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Senators hear arguments for, against marriage amendment

WASHINGTON (BP)–Supporters and opponents of a constitutional marriage amendment presented their case to a Senate subcommittee March 3, with some saying it is the only way to avoid nationalized same-sex “marriage” and others saying it would insert discrimination into the Constitution.

“This is no longer just a state issue,” Sen. John Cornyn, R.-Texas, said. “This is a national issue.”

The Senate Judiciary Committee’s Constitution Subcommittee held hearings on “judicial activism vs. democracy” and listened to witnesses testify whether the controversial court decision in Massachusetts threatens marriage laws nationwide. That state’s high court has ruled that marriage licenses should be given to same-sex couples in mid-May.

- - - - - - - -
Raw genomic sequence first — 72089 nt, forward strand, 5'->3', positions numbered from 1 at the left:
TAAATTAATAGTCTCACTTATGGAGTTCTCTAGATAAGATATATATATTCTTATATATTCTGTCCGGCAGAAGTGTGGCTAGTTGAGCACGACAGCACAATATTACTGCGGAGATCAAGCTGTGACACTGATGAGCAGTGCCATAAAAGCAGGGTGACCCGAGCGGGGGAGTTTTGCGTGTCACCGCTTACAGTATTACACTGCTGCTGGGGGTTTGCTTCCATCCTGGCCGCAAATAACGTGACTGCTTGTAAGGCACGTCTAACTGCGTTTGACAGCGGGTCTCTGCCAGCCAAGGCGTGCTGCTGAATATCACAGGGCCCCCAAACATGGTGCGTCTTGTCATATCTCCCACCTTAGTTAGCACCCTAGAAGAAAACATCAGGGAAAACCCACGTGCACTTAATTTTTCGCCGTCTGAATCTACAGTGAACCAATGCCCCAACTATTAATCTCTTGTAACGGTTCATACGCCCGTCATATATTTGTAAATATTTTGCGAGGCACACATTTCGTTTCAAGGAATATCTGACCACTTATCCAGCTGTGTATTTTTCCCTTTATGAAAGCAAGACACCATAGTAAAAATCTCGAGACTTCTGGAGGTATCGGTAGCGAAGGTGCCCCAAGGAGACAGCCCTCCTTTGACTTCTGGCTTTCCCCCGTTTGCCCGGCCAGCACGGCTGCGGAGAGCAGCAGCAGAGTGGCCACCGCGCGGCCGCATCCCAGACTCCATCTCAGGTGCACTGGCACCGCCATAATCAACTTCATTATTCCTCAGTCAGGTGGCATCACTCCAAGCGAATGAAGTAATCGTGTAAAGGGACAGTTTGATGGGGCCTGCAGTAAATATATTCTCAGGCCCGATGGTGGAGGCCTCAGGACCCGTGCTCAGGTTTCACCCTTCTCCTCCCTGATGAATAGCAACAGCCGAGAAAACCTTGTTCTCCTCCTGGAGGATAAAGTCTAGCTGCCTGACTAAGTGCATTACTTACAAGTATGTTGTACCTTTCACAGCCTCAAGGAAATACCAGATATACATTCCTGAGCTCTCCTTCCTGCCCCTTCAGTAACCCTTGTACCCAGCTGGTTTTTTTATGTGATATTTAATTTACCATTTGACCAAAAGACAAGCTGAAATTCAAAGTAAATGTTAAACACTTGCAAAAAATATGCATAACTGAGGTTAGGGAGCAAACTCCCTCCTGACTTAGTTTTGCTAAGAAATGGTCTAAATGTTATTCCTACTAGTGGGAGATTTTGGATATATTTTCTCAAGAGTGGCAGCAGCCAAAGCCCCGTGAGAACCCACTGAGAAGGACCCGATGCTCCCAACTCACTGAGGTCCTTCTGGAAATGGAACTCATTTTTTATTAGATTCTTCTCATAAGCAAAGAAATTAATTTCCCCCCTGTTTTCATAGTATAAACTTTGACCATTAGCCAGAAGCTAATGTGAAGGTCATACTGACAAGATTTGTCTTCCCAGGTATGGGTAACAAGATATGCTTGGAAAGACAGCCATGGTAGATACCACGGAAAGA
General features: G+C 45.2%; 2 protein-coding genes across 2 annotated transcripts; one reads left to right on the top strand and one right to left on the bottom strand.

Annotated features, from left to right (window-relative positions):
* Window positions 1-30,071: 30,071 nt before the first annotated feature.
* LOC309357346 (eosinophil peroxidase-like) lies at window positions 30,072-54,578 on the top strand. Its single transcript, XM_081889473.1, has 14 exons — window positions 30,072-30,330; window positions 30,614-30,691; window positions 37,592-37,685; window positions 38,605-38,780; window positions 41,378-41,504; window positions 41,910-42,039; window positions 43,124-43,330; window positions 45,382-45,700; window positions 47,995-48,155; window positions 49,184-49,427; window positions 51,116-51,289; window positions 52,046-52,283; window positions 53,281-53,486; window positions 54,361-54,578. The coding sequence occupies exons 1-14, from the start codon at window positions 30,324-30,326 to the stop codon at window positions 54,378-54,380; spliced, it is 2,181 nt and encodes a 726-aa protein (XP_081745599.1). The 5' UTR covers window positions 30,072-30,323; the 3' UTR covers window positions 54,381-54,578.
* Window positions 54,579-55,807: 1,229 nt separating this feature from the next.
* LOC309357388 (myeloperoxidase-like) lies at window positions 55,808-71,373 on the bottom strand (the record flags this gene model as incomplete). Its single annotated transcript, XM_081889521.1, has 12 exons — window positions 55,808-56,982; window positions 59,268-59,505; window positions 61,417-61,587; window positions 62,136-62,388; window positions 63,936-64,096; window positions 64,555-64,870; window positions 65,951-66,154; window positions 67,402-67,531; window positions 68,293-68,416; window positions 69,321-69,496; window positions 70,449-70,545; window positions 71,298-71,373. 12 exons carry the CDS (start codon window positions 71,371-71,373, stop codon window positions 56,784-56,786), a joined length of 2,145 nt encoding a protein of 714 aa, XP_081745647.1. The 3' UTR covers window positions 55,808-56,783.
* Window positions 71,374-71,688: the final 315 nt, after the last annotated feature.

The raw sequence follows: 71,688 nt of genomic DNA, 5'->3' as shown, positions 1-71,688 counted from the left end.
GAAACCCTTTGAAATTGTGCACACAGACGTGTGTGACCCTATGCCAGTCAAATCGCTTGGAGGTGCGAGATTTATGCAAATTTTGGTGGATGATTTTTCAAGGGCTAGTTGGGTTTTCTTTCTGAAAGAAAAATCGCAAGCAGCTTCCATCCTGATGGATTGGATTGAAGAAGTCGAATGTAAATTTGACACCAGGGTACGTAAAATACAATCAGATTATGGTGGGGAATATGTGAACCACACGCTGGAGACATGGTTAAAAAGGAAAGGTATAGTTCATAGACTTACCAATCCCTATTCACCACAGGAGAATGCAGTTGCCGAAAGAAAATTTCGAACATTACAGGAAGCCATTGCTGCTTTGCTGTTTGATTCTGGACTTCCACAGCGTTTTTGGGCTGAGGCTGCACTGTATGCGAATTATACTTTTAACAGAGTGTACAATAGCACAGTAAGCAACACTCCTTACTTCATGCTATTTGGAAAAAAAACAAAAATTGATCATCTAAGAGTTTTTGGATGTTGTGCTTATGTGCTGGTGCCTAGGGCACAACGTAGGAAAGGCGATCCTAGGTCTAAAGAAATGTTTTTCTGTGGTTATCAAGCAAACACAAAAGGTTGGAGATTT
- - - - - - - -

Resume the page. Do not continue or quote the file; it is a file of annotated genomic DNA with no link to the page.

The testimony was far-reaching, covering everything from the purpose of marriage to the chances that the federal Defense of Marriage Act could be struck down in federal court.

Cornyn, the subcommittee chairman, said the controversy over same-sex “marriage” requires a “national solution,” while Sen. Russell Feingold, D.-Wis., said President Bush’s backing of an amendment is a “divisive political exercise in an election year.” An amendment would “write discrimination” into the Constitution, Feingold said.

But Richard Richardson, a black pastor who serves in an African Methodist Episcopal church in Boston, said he is a “proud member of the Democratic Party” who supports an amendment. He said the defense of marriage should be a bipartisan issue. He said he was speaking on behalf of himself and the Black Ministerial Alliance of Greater Boston.